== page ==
In yesterday’s post, after noting that conference season is around the corner and, with it, plenty of talks on Future of Procurement, we noted that the doctor is beginning to really despise this because it’s repetitive, unnecessarily stressful (with the false sense of urgency for the wrong solution), and, most importantly, focussed on the wrong question. It’s not what the analysts and vendors think the future is, it’s what the future needs to be for your organization to be successful (and solvent) and what you need to do to get it there. These are not one in the same.
We then explained that it was repetitive because the doctor reviewed dozens of “future” studies, papers, articles, and posts written in the last year and compiled a list of 33 commonly identified “future states” that Procurement is supposedly going to have and explained that the majority of these states have been “future states” for years and provide a reader with absolutely no insight on what the future of Procurement is and, more importantly, what it needs to be for your organization. But, unfortunately, just telling you this doesn’t help you. So we have to discuss all 33 of these “future trends” and illustrate how only a small minority are relevant to the conversation while the rest are the same old trends that have been recycled and repackaged by the junket jaunters for the past decade. However, having to spend over a week dispelling deceit does not delight the doctor in the least, and, as a result, makes him even more likely to call a duck a duck, a spade a spade, and a donkey a jackass. While the doctor will keep the language Safe for Work, unless you mention a trigger word, he’s not pulling any punches in this series so if you want something more along the lines of kittens and unicorns*, head on over to Spend Matters for the next week. I’m sure their pieces will be friendlier than SI’s.
Since we still have 30 to plough through, let’s dive back in!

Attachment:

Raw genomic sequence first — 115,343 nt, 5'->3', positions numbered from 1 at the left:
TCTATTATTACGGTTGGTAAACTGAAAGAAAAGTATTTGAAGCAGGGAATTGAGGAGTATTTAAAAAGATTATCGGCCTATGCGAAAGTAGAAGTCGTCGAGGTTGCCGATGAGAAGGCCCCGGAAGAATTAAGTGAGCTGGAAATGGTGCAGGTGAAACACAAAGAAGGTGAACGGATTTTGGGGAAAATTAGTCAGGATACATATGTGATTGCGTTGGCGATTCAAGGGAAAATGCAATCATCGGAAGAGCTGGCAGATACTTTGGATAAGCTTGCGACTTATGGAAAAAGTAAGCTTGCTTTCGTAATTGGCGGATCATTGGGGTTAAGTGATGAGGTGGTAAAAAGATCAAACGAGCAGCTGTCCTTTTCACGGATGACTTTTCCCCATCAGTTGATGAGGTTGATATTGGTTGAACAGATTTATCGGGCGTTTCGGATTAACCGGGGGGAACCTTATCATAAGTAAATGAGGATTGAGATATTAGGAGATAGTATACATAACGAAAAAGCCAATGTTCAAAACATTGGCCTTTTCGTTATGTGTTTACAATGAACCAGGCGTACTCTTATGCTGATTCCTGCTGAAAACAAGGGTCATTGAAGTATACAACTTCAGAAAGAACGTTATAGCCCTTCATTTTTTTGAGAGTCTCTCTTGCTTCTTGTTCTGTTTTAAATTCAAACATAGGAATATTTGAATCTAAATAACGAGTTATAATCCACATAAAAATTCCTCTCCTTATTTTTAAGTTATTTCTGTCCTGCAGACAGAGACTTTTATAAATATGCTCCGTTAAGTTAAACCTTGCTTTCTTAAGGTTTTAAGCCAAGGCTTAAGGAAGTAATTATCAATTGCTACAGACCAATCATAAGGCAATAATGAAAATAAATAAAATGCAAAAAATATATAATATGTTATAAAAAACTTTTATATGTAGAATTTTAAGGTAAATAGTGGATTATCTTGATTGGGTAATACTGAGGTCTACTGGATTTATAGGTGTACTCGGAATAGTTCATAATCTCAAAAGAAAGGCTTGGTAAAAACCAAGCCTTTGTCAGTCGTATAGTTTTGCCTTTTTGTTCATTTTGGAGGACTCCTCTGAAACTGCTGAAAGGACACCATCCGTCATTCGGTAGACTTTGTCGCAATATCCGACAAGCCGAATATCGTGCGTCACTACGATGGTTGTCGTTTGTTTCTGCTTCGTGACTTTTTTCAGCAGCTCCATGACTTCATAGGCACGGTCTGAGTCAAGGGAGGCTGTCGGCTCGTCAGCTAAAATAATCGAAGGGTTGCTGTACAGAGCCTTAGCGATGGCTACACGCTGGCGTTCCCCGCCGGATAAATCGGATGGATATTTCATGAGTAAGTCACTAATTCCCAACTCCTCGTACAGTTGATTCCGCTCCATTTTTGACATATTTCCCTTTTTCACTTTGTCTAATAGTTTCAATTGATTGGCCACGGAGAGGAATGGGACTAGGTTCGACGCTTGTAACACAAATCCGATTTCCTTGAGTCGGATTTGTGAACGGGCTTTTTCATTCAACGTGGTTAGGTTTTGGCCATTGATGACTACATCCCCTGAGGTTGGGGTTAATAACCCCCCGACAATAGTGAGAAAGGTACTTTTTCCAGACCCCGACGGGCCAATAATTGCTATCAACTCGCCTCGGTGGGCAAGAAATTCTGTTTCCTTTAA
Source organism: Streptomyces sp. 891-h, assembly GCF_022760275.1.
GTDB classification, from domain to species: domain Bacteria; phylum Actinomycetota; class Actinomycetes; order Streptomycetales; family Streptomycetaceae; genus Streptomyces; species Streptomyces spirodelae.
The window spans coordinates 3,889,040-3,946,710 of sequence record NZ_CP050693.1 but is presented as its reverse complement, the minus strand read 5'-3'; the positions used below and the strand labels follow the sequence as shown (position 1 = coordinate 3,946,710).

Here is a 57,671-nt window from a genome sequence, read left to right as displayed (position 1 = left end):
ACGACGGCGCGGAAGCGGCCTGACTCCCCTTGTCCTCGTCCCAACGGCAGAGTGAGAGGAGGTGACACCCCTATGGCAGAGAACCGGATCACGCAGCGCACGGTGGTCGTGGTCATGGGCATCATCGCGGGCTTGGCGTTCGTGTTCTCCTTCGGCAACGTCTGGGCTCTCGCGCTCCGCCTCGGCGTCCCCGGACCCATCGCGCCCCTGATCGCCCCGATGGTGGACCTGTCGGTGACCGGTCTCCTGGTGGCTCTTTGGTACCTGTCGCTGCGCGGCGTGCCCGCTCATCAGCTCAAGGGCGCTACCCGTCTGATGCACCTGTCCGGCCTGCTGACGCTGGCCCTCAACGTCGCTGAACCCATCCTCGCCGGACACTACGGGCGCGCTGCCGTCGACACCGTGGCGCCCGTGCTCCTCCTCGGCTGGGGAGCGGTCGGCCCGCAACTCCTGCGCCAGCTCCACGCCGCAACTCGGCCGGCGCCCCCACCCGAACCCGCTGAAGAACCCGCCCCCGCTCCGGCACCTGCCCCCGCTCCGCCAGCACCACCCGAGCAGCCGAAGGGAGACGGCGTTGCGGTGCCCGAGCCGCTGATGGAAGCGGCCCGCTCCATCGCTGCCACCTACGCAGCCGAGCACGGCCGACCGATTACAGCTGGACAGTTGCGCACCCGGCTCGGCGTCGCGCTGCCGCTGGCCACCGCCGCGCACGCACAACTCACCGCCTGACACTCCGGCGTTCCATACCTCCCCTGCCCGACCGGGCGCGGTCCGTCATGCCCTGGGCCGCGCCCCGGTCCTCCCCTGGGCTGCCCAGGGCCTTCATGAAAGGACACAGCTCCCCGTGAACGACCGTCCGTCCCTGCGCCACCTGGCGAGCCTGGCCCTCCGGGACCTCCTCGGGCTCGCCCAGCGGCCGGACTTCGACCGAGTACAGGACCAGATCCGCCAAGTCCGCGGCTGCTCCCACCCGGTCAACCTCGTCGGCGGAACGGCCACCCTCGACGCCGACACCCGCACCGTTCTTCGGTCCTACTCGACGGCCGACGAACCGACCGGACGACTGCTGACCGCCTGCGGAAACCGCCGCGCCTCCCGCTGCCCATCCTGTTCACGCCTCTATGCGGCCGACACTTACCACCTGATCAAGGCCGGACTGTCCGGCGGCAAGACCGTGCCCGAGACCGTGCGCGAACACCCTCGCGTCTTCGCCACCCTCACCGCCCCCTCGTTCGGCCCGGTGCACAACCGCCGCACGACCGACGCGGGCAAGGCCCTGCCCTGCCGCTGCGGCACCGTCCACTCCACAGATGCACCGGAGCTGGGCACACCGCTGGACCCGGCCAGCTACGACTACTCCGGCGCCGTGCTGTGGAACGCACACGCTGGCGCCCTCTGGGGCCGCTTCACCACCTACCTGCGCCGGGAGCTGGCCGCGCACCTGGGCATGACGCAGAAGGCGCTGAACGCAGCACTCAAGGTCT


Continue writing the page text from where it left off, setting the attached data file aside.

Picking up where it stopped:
30. Continued Margin Pressure
Every since the beginning of the modern industrial age and the introduction of the first mass production factories, customers have wanted lower prices. And when efficiencies gave customers these lower prices, they wanted the prices to be lowered even more. With end customers putting continued pressure on retailers to lower prices, these retailers are putting continued pressure on manufacturers to lower prices, and these manufacturers are, in turn, putting pressure on raw material providers to lower their prices. Margin pressure has always been with us and it’s not going away any time soon. This prediction is akin to predicting that fish will continue to swim in the ocean and if someone expects the doctor to take this as intelligent foresight, he has to wonder if they think they are speaking to a complete idiot on the classical Binet Scale. He knows the business world has its share of mentally deficient and somewhat incompetent buffoons, but no one with an IQ at or below the level of moron is going to be given the ability to make serious business decisions (which would include buying whatever product or service you’re selling) regardless of how much money his daddy has to waste**.
29. More Outsourcing